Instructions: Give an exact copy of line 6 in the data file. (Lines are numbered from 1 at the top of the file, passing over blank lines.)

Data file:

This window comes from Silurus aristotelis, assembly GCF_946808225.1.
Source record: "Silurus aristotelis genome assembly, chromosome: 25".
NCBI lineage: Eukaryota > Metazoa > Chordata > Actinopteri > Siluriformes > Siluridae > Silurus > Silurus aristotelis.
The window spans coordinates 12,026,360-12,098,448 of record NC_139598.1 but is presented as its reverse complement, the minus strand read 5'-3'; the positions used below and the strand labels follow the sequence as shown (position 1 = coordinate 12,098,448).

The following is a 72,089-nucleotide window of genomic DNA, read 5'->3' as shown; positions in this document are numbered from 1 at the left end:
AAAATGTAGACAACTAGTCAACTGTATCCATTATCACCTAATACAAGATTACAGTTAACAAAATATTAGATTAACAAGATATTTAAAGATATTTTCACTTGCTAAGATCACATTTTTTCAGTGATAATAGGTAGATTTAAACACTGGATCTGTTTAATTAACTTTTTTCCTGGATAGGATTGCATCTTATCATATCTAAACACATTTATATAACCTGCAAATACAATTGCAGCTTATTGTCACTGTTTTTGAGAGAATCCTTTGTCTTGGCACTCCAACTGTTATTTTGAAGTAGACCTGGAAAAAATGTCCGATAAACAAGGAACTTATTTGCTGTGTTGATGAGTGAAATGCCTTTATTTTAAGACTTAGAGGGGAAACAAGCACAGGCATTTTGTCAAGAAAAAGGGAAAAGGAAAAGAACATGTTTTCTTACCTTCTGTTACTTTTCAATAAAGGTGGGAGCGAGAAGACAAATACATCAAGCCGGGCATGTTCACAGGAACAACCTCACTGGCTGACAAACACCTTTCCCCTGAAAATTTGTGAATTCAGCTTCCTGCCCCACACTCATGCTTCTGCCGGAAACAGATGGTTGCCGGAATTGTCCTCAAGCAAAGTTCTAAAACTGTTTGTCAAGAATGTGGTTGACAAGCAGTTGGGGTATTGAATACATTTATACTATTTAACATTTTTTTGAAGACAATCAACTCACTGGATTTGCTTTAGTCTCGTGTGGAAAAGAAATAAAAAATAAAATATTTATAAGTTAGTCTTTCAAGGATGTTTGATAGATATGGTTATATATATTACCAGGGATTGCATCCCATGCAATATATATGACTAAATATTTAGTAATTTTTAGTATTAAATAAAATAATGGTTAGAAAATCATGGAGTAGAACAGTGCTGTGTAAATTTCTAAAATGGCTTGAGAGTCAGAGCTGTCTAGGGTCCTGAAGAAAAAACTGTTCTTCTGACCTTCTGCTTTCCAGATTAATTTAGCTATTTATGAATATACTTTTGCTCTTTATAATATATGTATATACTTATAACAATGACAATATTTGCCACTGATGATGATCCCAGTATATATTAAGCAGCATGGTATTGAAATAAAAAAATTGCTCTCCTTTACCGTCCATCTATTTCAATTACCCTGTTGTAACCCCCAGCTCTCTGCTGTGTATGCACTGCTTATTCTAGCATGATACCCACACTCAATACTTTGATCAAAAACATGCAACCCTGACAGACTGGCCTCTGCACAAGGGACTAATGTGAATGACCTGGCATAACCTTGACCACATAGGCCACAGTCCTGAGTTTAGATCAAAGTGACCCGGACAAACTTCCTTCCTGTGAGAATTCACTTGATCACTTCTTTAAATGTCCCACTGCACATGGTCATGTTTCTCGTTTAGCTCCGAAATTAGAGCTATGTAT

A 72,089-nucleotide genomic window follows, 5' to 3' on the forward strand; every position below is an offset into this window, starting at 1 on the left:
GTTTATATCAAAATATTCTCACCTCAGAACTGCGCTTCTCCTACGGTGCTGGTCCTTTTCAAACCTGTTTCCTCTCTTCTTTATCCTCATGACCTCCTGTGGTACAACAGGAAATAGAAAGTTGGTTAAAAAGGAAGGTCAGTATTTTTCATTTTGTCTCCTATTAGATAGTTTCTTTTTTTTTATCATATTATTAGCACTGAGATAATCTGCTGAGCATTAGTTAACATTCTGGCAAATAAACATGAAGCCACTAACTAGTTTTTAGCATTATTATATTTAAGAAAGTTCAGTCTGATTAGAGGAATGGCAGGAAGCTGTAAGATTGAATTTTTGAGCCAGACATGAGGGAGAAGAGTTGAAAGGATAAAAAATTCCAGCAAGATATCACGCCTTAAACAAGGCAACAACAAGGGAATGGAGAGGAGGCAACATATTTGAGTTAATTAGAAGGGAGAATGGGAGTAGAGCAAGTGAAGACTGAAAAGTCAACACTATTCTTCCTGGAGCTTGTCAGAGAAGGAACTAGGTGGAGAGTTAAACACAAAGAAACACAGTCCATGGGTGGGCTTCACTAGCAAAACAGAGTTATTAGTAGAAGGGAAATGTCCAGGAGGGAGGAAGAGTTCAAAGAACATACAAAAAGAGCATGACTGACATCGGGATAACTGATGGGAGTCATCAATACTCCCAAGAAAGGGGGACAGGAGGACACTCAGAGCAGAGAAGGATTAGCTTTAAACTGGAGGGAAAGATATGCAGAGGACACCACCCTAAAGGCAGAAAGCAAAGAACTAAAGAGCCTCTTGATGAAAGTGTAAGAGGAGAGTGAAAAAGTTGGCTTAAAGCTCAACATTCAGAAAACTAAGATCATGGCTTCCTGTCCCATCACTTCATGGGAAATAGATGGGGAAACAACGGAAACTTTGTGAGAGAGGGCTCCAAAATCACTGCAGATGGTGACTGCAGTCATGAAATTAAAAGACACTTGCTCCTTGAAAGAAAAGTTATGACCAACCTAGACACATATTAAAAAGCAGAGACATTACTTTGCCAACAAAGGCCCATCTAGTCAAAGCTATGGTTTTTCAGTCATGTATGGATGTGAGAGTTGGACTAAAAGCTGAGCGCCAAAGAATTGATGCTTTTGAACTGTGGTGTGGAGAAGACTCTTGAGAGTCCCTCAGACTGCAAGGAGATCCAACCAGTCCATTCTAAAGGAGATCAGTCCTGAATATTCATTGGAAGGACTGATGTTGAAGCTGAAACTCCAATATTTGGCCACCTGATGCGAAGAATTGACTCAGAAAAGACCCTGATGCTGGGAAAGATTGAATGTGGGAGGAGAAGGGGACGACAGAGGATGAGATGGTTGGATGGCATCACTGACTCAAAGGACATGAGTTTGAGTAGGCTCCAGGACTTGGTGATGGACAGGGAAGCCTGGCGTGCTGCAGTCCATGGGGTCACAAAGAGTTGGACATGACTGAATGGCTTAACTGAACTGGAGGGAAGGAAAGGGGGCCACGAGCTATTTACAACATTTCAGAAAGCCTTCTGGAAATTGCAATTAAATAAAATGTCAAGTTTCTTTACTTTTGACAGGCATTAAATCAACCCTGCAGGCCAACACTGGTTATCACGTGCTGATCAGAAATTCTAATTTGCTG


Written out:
AAAATGTAGACAACTAGTCAACTGTATCCATTATCACCTAATACAAGATTACAGTTAACAAAATATTAGATTAACAAGATATTTAAAGATATTTTCACTTGCTAAGATCACATTTTTTCAGTGATAATAGGTAGATTTAAACACTGGATCTGTTTAATTAACTTTTTTCCTGGATAGGATTGCATCTTATCATATCTAAACACATTTATATAACCTGCAAATACAATTGCAGCTTATTGTCACTGTTTTTGAGAGAATCCTTTGTCTTGGCACTCCAACTGTTATTTTGAAGTAGACCTGGAAAAAATGTCCGATAAACAAGGAACTTATTTGCTGTGTTGATGAGTGAAATGCCTTTATTTTAAGACTTAGAGGGGAAACAAGCACAGGCATTTTGTCAAGAAAAAGGGAAAAGGAAAAGAACATGTTTTCTTACCTTCTGTTACTTTTCAATAAAGGTGGGAGCGAGAAGACAAATACATCAAGCCGGGCATGTTCACAGGAACAACCTCACTGGCTGACAAACACCTTTCCCCTGAAAATTTGTGAATTCAGCTTCCTGCCCCACACTCATGCTTCTGCCGGAAACAGATGGTTGCCGGAATTGTCCTCAAGCAAAGTTCTAAAACTGTTTGTCAAGAATGTGGTTGACAAGCAGTTGGGGTATTGAATACATTTATACTATTTAACATTTTTTTGAAGACAATCAACTCACTGGATTTGCTTTAGTCTCGTGTGGAAAAGAAATAAAAAATAAAATATTTATAAGTTAGTCTTTCAAGGATGTTTGATAGATATGGTTATATATATTACCAGGGATTGCATCCCATGCAATATATATGACTAAATATTTAGTAATTTTTAGTATTAAATAAAATAATGGTTAGAAAATCATGGAGTAGAACAGTGCTGTGTAAATTTCTAAAATGGCTTGAGAGTCAGAGCTGTCTAGGGTCCTGAAGAAAAAACTGTTCTTCTGACCTTCTGCTTTCCAGATTAATTTAGCTATTTATGAATATACTTTTGCTCTTTATAATATATGTATATACTTATAACAATGACAATATTTGCCACTGATGATGATCCCAGTATATATTAAGCAGCATGGTATTGAAATAAAAAAATTGCTCTCCTTTACCGTCCATCTATTTCAATTACCCTGTTGTAACCCCCAGCTCTCTGCTGTGTATGCACTGCTTATTCTAGCATGATACCCACACTCAATACTTTGATCAAAAACATGCAACCCTGACAGACTGGCCTCTGCACAAGGGACTAATGTGAATGACCTGGCATAACCTTGACCACATAGGCCACAGTCCTGAGTTTAGATCAAAGTGACCCGGACAAACTTCCTTCCTGTGAGAATTCACTTGATCACTTCTTTAAATGTCCCACTGCACATGGTCATGTTTCTCGTTTAGCTCCGAAATTAGAGCTATGTAT